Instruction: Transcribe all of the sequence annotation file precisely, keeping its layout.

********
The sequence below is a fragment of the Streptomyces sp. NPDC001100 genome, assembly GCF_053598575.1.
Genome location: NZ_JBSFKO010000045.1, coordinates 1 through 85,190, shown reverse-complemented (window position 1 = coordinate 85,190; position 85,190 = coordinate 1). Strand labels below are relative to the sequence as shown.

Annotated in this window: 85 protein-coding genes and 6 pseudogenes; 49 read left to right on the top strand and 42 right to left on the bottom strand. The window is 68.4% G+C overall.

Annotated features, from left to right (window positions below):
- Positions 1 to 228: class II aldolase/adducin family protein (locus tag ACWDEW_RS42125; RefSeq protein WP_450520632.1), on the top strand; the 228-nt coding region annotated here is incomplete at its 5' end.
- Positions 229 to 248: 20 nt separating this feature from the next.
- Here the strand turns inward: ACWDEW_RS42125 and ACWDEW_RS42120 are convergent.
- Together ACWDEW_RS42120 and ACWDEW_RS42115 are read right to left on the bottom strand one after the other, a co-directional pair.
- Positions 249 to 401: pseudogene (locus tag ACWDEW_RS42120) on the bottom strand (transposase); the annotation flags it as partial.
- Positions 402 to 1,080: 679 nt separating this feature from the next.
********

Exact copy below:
The sequence below is a fragment of the Streptomyces sp. NPDC001100 genome, assembly GCF_053598575.1.
Genome location: NZ_JBSFKO010000045.1, coordinates 1 through 85,190, shown reverse-complemented (window position 1 = coordinate 85,190; position 85,190 = coordinate 1). Strand labels below are relative to the sequence as shown.

Annotated in this window: 85 protein-coding genes and 6 pseudogenes; 49 read left to right on the top strand and 42 right to left on the bottom strand. The window is 68.4% G+C overall.

Annotated features, from left to right (window positions below):
- Positions 1 to 228: class II aldolase/adducin family protein (locus tag ACWDEW_RS42125; RefSeq protein WP_450520632.1), on the top strand; the 228-nt coding region annotated here is incomplete at its 5' end.
- Positions 229 to 248: 20 nt separating this feature from the next.
- Here the strand turns inward: ACWDEW_RS42125 and ACWDEW_RS42120 are convergent.
- Together ACWDEW_RS42120 and ACWDEW_RS42115 are read right to left on the bottom strand one after the other, a co-directional pair.
- Positions 249 to 401: pseudogene (locus tag ACWDEW_RS42120) on the bottom strand (transposase); the annotation flags it as partial.
- Positions 402 to 1,080: 679 nt separating this feature from the next.